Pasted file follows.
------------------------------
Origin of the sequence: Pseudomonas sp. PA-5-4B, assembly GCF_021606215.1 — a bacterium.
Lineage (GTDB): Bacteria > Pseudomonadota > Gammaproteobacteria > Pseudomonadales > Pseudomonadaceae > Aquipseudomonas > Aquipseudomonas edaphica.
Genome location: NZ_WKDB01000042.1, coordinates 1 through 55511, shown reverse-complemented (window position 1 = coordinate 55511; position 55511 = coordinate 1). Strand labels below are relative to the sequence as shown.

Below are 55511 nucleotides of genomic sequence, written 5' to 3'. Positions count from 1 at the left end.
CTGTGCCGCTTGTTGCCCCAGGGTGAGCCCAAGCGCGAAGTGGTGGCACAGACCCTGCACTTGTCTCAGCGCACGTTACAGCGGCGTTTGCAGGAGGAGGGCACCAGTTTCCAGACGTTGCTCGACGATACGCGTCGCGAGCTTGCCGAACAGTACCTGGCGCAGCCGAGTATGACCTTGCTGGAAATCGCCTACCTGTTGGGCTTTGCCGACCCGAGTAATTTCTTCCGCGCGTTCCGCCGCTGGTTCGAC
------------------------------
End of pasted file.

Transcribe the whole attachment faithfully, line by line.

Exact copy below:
Origin of the sequence: Pseudomonas sp. PA-5-4B, assembly GCF_021606215.1 — a bacterium.
Lineage (GTDB): Bacteria > Pseudomonadota > Gammaproteobacteria > Pseudomonadales > Pseudomonadaceae > Aquipseudomonas > Aquipseudomonas edaphica.
Genome location: NZ_WKDB01000042.1, coordinates 1 through 55511, shown reverse-complemented (window position 1 = coordinate 55511; position 55511 = coordinate 1). Strand labels below are relative to the sequence as shown.

Below are 55511 nucleotides of genomic sequence, written 5' to 3'. Positions count from 1 at the left end.
CTGTGCCGCTTGTTGCCCCAGGGTGAGCCCAAGCGCGAAGTGGTGGCACAGACCCTGCACTTGTCTCAGCGCACGTTACAGCGGCGTTTGCAGGAGGAGGGCACCAGTTTCCAGACGTTGCTCGACGATACGCGTCGCGAGCTTGCCGAACAGTACCTGGCGCAGCCGAGTATGACCTTGCTGGAAATCGCCTACCTGTTGGGCTTTGCCGACCCGAGTAATTTCTTCCGCGCGTTCCGCCGCTGGTTCGAC